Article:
Angela Y. Davis has concluded her time at the University of Michigan-Flint as the 2015-2016 Myron and Margaret Winegarden Visiting Professor.
During her time on campus, Davis visited classrooms, presented separate forums for the public, faculty, and students, and held question and answer sessions with each audience. The visiting professorship, run through the Office of the Provost and Vice Chancellor for Student Affairs, was formed in 2001 through a generous gift from the estate of Margaret Winegarden. Visiting professors are chosen by a faculty selection committee.
Davis’ March 22 public forum, presented as a Women’s History Month lecture, covered a wide range of topics relating to women’s roles in movements for education, equality, and freedom. She spoke passionately on the power of the feminist approach, and its ability to address “the interconnectedness of struggle.”
Many of the themes she covered during her first talk were picked up at the subsequent forums, giving audience members multiple chances to engage deeply with Davis.
On Wednesday, March 23, Davis presented “Critical Theory and Pedagogies of Resistance” to a large number of faculty at UM-Flint. Introductions were given by Vahid Lotfi, Senior Vice Provost for Academic Affairs and Dean of Graduate Programs, and Susan Gano-Phillips, Dean of the College of Arts & Sciences.
Davis spoke about the need to teach students to ask questions. She noted, “knowledge is dangerous” as it can be a catalyst for dissatisfaction and change. She urged the faculty to not only focus on statistics and information that are easily available, but to go deeper with students and explore the interdisciplinary answers to issues. She spoke about the the next generation of educators noting, “our generation created tools, but not solutions.” She reminded the audience that students have much to offer, “I have learned so much from hanging out with 20-30 year olds . . . that has given me an optimism I might not otherwise have had.”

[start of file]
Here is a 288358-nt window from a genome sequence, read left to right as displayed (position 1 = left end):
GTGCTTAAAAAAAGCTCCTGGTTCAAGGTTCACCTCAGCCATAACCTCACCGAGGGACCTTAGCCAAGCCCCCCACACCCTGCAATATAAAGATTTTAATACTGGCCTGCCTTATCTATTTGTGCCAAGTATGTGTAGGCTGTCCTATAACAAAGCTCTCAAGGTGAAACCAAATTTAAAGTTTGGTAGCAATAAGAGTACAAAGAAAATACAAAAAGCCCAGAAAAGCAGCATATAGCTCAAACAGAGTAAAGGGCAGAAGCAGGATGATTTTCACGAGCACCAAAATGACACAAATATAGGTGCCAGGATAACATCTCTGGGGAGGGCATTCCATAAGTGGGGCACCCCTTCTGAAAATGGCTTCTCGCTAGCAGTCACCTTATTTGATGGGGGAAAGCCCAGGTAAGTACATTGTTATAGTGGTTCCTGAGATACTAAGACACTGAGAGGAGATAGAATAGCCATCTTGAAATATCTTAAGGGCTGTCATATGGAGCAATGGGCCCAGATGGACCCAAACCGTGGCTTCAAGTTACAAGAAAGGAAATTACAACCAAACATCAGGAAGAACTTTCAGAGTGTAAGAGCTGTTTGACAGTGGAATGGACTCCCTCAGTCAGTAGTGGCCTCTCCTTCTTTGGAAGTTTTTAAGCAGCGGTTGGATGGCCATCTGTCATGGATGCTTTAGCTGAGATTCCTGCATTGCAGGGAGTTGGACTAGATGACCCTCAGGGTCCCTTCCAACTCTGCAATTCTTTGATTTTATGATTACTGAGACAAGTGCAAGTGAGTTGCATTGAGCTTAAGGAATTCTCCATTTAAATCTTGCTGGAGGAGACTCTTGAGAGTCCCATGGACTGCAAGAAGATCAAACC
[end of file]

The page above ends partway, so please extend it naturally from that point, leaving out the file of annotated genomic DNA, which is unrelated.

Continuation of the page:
At the close of the event, Dean Gano-Phillips said that she hoped to build on Davis’ inspiration, “using non-traditional methods to create longterm goals and have a continued conversation.”
On her last day at UM-Flint, March 24, Angela Davis spoke with students on “The Meaning of Freedom.”
Davis began by speaking about her personal trajectory in her “own quest for the meaning of freedom.” She shared her story of growing up in a highly segregated city. She said, “as a young person, I thought about freedom all the time.” Davis had imagined that if she went north, she would find freedom, so she moved to New York for the latter part of high school. She noted that though her new school was more progressive—allowing girls to wear pants, students to address teachers by their first names, and having Marxist history teachers— “something was still wrong.” She learned that racism isn’t always overt.
Davis’ journey next took her to France at the peak of the Algerian revolution. There, said Davis, “I found international solidarity. The sense of belonging in something so much larger than myself. I found freedom.” Davis used the stories of her past to connect to current issues in the world: the violence at the Brussels airport, embedded racism in social institutions, and the prison system. She showed students how the experiences of her life created the framework for her activism.
Davis urged students to consider the power of education as a path to freedom, even adding that her 18-month incarceration as a young woman was made more tolerable by her habits of being a scholar. She called on the audience to embrace their time at school, and embrace the freedom that “being engaged in educational pursuits offers.”
The Message of Angela Davis
Throughout her talks, Angela Y. Davis kept returning to the idea that just as the ills of this world are interconnected, so should the response be. She provided inspiration to each of her audiences, but also tasked them with looking forward, thinking differently, and challenging the assumptions that are often made in society.
Social work major Kristen Twitty attended the student forum. She said, “As a student, and especially as a social work major, having the opportunity to hear Angela Davis speak was incredible. Angela Davis embodies the kind of social justice activism that is critical to true social work practice. As someone who has spent a lifetime speaking out against oppression, injustice, and the status quo, even in the face of incarceration and death threats, Ms. Davis is truly an inspiration to those of us who aspire to create positive social change.”
For more information on UM-Flint’s visiting professorship, including past recipients, please visit the website for the Office of the Provost & Vice Chancellor for Academic Affairs.
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